At the close of the speech, it’s expected that the Leader of the Day ask the first question before opening it to other members of the U.S. delegation. Our Chinese host had counseled us to be “less direct,” in the Chinese way, when asking questions on difficult subjects. To attempt this, I opened my question with a nod to the recent agreement on climate between China and the U.S. and then jumped right in with a question on everyone’s mind: “What are you doing about air quality in Beijing?”
Nobody can deny that there is an air quality issue in Beijing. It is ever present in the smog, in your lungs and therefore in your mind. His answer to this question took over 20 minutes and revealed the depth of his knowledge on air pollution and mitigation. His staff jumped in occasionally too, providing spontaneity to what had previously felt staged and a look into the thinking and expectations of younger Chinese people.
Pollutant in the form of particulate matter that is 2.5 micrometers or smaller which can cause health problems when circulating in the air at certain levels. I learned several things during this meeting. I’d heard our host talk about flying dust for several days when we asked him about things such as all the new trees planted throughout the city. Yet I had not seen evidence of dust storms. But we learned that flying dust is actually the direct translation of the casual word the Chinese use for the pollutant PM 2.5. I loved it, as the visual image was so in line with my experience of their language and culture thus far.
I learned that the central government created new standards and Beijing, like other cities, was creating policies to implement them such as:
- Trucks are only allowed to drive into the city in the wee hours of the morning (I learned later that the S. PM 2.5 monitoring station’s pollution counts reflect this). Follow @BeijingAir on Twitter for updates.
- There is a lottery for the right to buy a car.
- License plates begin with certain numbers that indicate the days of the week the car is allowed to drive, establishing a system to limit the number of cars on the clogged roads.
- The government will actually shut down manufacturing plants when necessary, an extreme step to clear the air.
Interestingly, Mr. Ren’s staff explained that the growing middle class in China has created the political pressure to protect air and water quality. In a city like Beijing that has experienced 10 percent growth annually for years, millions of people have found higher paying jobs and a new standard of living. Their basic needs being met, they look to quality of life issues and the city’s pollution has become a focus.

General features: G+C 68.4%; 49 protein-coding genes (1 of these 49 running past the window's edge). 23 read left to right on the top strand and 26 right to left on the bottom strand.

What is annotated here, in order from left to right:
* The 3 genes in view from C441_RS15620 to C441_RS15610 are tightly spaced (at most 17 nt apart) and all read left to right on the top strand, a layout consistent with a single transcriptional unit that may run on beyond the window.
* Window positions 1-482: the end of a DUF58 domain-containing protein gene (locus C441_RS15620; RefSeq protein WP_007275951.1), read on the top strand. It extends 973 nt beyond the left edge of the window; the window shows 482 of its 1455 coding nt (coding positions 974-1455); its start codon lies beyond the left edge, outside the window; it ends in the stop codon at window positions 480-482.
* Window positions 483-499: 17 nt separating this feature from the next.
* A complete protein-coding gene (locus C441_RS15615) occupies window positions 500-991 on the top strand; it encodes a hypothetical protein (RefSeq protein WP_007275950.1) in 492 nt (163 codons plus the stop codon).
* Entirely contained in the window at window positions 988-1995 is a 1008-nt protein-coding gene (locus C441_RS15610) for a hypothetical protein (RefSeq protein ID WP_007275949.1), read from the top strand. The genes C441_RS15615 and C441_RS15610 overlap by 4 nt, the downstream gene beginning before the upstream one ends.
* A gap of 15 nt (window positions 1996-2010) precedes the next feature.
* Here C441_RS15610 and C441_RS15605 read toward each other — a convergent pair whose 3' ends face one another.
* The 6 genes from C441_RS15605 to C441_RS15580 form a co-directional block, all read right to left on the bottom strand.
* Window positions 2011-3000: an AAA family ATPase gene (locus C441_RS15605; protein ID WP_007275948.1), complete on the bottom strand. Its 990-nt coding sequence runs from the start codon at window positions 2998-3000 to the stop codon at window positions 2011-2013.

07-09-2015 23:00; PM2.5; 24.0; 76; Moderate (at 24-hour exposure at this level)
— BeijingAir (@BeijingAir) July 9, 2015
I began calling on other members of our delegation to ask questions. Through this Q&A, the various political ideologies in our group emerged. A Republican from Wyoming who wants to sell more coal to China learned that the government has passed policies that limit the amount of coal they’ll purchase in the future because of its tie to climate and air quality issues. A Democrat from Minnesota learned that implementing environmental laws in response to air quality, water quality and the concerns of the rising middle class has been difficult, as might be expected in this nation focused in recent decades on development, economy and catching up with the West.
In closing, I asked the minister what he considered to be China’s highest priority regarding environmental protection and their nation’s biggest challenge. He seemed in no rush to end our meeting, and launched into a long answer that got as technical as particulate matter, NOx and SOx, while also being values-driven, as passionate as any conservationist’s plea to protect clean water, wild mountains and wildlife.